If the federal government were to attempt an overtly unconstitutional gun control overreach, which side would the police take? We just got our answer loud and clear — and it’s music to the ears of liberty-lovers across this country.
The police are an integral part of the communities they serve. They represent both the community and the government, a duality unknown in almost any other institution. Their role is simple: protect rights and keep the peace. This vital duty, one of the few true core functions of government, derives its effectiveness from the trust of the community, which sees police officers as their protectors. And that’s how it should be.
In a Tuesday morning appearance on Fox and Friends, the Fraternal Order of Police National Vice President Joe Gamaldi illustrated this in a stunning rebuke of Beto O’Rourke’s plan to use law enforcement to confiscate lawfully-purchased firearms. Gamaldi stated “At a time when everyone is asking us to bridge the gap with the community, his brilliant idea to connect with our citizens is to go door to door and seize their property? It’s completely ridiculous.”
He also called for a real discussion on gun crimes, including calling out activist district attorneys for failing to prosecute existing gun laws in some of our major cities.
I was a member of the Fraternal Order of Police for many years before retiring from law enforcement. Many times, I was concerned when the union sometimes did not share my view on politics and policy. But the union has proved its value in the tough times, and has been on the right side of many issues as of late — including support for the First Step Act — when it saw that the law would positively affect both police and the communities its they serve.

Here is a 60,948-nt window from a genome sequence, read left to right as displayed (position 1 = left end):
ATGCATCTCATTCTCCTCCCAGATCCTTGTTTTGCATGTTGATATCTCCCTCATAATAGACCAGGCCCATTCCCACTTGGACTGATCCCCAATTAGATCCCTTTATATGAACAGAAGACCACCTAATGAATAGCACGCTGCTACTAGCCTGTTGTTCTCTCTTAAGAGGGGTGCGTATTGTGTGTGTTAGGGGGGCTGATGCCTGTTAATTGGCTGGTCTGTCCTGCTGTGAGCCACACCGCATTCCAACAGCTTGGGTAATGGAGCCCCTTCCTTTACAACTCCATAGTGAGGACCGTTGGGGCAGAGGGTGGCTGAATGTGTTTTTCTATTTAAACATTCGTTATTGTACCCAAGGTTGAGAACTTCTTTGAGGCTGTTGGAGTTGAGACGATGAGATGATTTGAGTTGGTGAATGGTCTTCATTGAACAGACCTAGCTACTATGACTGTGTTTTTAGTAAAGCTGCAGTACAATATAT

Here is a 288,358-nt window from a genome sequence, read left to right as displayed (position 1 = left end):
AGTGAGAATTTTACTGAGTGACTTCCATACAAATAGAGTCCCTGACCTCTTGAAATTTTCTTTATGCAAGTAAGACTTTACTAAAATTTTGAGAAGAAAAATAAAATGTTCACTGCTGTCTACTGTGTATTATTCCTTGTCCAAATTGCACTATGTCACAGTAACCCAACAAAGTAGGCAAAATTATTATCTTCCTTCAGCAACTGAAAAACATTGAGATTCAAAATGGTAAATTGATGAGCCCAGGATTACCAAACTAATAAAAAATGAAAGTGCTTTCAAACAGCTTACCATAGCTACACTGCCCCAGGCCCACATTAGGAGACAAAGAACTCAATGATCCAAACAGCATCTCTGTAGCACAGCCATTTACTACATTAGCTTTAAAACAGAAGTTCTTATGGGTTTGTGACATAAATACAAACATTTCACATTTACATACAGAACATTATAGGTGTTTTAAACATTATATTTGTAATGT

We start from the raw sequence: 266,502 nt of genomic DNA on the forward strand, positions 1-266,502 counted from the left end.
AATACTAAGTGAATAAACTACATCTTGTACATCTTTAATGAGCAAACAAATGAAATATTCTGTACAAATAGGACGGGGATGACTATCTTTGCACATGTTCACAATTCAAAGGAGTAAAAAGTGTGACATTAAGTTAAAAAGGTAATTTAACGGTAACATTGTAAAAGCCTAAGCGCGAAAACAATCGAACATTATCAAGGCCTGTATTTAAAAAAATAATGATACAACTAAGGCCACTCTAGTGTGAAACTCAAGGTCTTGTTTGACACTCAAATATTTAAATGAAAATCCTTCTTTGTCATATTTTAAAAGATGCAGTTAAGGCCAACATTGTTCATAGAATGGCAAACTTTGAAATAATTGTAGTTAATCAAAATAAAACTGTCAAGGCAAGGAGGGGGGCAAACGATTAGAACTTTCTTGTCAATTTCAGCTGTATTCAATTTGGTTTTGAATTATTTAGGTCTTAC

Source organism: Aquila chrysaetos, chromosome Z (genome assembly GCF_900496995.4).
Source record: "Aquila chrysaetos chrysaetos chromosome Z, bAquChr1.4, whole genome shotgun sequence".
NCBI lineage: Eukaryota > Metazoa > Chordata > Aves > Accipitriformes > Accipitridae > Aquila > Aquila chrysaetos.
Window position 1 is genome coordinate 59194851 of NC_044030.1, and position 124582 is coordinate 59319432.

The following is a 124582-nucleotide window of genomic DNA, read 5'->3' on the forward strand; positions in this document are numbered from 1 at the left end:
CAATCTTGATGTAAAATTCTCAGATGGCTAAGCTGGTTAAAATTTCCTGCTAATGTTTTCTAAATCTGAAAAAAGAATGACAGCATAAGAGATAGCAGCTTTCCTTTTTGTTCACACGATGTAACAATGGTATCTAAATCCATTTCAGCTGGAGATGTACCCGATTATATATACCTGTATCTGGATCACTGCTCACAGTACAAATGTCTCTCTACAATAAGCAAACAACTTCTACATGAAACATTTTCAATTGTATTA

Gamaldi’s comments, however, threw down the gauntlet for what our local police officers really represent: protectors of their communities in every way, including protection from an overzealous federal government.
Gamaldi made it clear: Don’t ask our officers to violate the Constitution for your political goals, they simply won’t have it. Law enforcement has a proud tradition of considering itself the thin blue line between order and chaos, between good and evil. It was a proud moment for the largest and most powerful police union in the nation to say unequivocally “this is what we stand for.”
Police officers have always felt that they are the protectors of their communities, meaning that they are a part of those communities. The common reference to police officers as their city’s “finest” reflects that view.
We have seen this kind of reflexive push back by law enforcement against infringing on citizens’ rights occur with increasing regularity surrounding gun laws. Most notably, we’ve seen several sheriffs — the law-enforcement officers most accountable to the community through elections — refuse to enforce state laws that violate the Constitution. New Mexico, Colorado, Oregon, and Washington offer a few examples of this phenomenon.
These instances should be indicators to lawmakers everywhere that the police are not simply a mercenary army to be used against an unassuming populace. Quite to the contrary, they are the community — and represent the biggest obstacle to those who would violate the rights of their community.